There is a classical teaching from the Buddha on the Five Hindrances* that also provides instruction on how to overcome our own hindrances.
I was overjoyed when I found the Buddha’s teachings on the Five Hindrances because they also provide ways to overcome them. Hindrances can be thought of as obstacles to stillness, ease, and insight in sitting meditation practice, but I find that they apply just as easily to our daily difficulties. Who doesn’t want a clear instruction manual on overcoming difficulties? I thought I’d found a short cut to happiness, but as the years of practice go on, I’ve found that the way I approach my hindrances, on and off the cushion, is even more important than having the right technique to overcome them.
Curing versus caring
In a recent talk by Ajahn Brahm at the opening of the 10th Global Conference on Buddhism,** he used the phrase “curing versus caring” to highlight the ways we approach meditation practice. He gave the example of a doctor who focuses only on curing a patient, which can actually hinder the intended result, whereas focusing on caring for the patient is always possible and it establishes a relationship that is the ground for true healing, whether the patient is cured or not. So too in our meditation practice, we often want to fix ourselves and go straight to the relief from suffering. But when we focus on curing ourselves, we can easily miss the mark because trying to fix ourselves implies that we we’re resisting what we think is wrong with ourselves. When fixing or resisting, we’re not present enough to really know what’s going on. We need to take the time to first sit in the discomfort, to understand and soothe it rather than just trying to make it go away. But without understanding the roots of what blocks clarity, well-being, and ease, we’re likely to misdiagnose our situation and actually perpetuate our symptoms.
This is why caring, or being present with kindness, is an essential component in transforming our hindrances.
When I started my sitting meditation practice, I used the technique of silently noting whatever arose into awareness—an itch, a thought, a breath, heat, pain, breath, breath. . . . This brought more clarity about what was happening in my experience that had previously been drowned out by incessant thinking. It took me about five years to realize that the noting was usually followed by an instinctive pushing away of anything unpleasant. I just couldn’t recognize it until one day when I was practicing at Plum Village on retreat and Thich Nhat Hanh instructed us, as he often does, to embrace our strong emotions like a mother holds a crying child. There was a lot of sadness present in me and when I noted it, and I noticed something else—a pushing away. I then understood that I wasn’t actually embracing my sadness at all! I just took a pause before I pushed it away. Fortunately, this clarity allowed me to learn to actually embrace the sadness with an open, gentle attitude, staying present with the physical sensations of the emotion. This was a tremendous turning point in my practice that I’m still learning to develop.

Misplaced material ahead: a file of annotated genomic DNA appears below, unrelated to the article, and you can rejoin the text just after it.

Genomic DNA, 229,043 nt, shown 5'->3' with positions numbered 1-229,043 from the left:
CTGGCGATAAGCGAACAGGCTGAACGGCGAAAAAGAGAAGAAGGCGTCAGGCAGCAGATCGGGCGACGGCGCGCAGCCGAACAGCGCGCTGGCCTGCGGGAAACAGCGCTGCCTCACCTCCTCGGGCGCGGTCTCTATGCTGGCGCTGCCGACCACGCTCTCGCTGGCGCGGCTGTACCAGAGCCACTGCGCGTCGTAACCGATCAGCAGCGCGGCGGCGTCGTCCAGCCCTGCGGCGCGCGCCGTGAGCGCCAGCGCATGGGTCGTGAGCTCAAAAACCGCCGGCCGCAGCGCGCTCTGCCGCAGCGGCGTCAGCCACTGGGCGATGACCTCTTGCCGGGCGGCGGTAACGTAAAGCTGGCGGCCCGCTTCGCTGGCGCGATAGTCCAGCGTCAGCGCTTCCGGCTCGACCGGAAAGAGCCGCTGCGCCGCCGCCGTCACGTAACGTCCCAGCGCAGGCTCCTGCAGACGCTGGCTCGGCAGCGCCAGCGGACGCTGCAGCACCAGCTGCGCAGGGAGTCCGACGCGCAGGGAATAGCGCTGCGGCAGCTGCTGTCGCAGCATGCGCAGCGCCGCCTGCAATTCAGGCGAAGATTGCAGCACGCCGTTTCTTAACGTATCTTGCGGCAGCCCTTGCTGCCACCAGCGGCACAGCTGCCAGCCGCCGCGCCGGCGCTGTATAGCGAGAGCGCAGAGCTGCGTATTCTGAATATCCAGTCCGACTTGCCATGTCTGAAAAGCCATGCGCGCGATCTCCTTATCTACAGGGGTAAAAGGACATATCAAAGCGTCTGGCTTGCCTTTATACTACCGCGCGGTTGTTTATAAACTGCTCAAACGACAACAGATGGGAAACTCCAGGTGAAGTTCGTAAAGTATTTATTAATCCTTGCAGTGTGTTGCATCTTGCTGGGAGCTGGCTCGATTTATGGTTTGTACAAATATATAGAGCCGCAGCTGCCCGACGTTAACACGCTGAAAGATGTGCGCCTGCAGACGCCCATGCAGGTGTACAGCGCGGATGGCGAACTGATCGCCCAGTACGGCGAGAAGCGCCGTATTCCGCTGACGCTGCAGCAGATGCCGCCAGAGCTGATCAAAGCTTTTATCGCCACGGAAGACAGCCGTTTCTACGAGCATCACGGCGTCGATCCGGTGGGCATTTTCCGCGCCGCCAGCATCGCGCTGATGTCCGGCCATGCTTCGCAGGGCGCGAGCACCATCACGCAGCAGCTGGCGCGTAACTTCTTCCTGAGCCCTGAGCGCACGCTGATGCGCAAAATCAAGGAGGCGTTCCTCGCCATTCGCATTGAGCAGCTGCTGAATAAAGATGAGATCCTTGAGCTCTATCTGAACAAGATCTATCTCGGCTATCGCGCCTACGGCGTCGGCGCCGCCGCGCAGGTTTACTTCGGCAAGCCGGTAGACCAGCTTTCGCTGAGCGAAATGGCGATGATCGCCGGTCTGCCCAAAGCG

I appreciated Ajahn Brahm’s “curing versus caring” because it’s helpful to know both what is unskillful and skillful in practice. Our minds are rarely clear and our habit energies are strong. In the face of a hindrance—meaning here anything that blocks clarity, peace, well-being, joy—this simple question, “Is this curing or caring?” can illuminate the attitude of one’s practice.